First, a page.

Wednesday, May 1, 2013

Paleo on $84.88 a month day 30 - Done!

I finished the last challenge day by finishing odds and ends.

For breakfast, I had the usual greens and eggs, with some of the container of grass-fed beef that I had put in the freezer (containing lots of leeks and fennel) and beets and half a grapefruit from trader Delta.

Lunch was a stir-fry of greens, the last of the mushrooms and chicken.  I also enjoyed beet juice with lemon, and a dab of pineapple guava jam from trader Rebekah.

For dinner, I enjoyed the other half of the grapefruit, chicken cooked in butter, a soup made with meat broth, fennel, leek and celery, nuts from trader Dean, beets, a can of smoked oysters and and eggs cooked in beef fat with greens and feta cheese from trader Felix.

I bought a can of smoked oysters for a dollar, leaving me with $15.12 in the kitty.  I still have tons of food:  purchased chicken and a kitchen full of lemons, oranges, tangerines and kumquats.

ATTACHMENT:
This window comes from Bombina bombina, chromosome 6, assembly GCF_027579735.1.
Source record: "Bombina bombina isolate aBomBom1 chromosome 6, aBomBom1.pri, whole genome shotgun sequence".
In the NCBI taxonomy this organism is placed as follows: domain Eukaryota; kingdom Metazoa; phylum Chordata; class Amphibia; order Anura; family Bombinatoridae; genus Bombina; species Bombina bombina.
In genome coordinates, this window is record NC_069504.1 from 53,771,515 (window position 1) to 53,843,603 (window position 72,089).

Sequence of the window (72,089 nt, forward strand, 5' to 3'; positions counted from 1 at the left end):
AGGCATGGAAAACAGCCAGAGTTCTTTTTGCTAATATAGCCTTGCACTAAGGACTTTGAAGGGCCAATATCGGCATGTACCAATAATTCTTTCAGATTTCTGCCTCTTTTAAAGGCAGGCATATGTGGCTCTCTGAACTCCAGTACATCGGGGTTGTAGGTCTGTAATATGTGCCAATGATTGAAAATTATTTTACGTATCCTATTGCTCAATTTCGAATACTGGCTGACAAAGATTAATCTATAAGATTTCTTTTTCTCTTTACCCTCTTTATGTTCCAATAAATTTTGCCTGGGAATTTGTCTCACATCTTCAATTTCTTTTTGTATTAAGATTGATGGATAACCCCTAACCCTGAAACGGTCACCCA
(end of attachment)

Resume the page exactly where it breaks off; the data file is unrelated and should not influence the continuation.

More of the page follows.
This challenge was much more fun than last year, probably because I got to know of more places in town that hold quick sales.  Within the year, a new dollar-type store came to town, and I was able to enjoy a few more luxuries like liver sausage, sardines, oysters and eggs at a much better price than before.  It also helped that a trading partner moved across the country a few weeks before starting the challenge and left me with a couple of bags of pantry and fridge stuff.  There was lots of crap in the bag, too, but you didn't hear about it until now.  I took all the pasta and bean soup to a local community center, and then threw out (I mean composted) the inedibles like the 20-year-old spices and the rancid snacks.  But I did have several kinds of vinegars, pickles, sauces and sugars at my disposal, and that helped with variety.  It also helped that I started a seasonal volunteering gig mid-challenge, and they sure did come through with some wonderful food and some really great coffee.  (And a wonderful time, I might add.  I will certainly be helping them out next time!)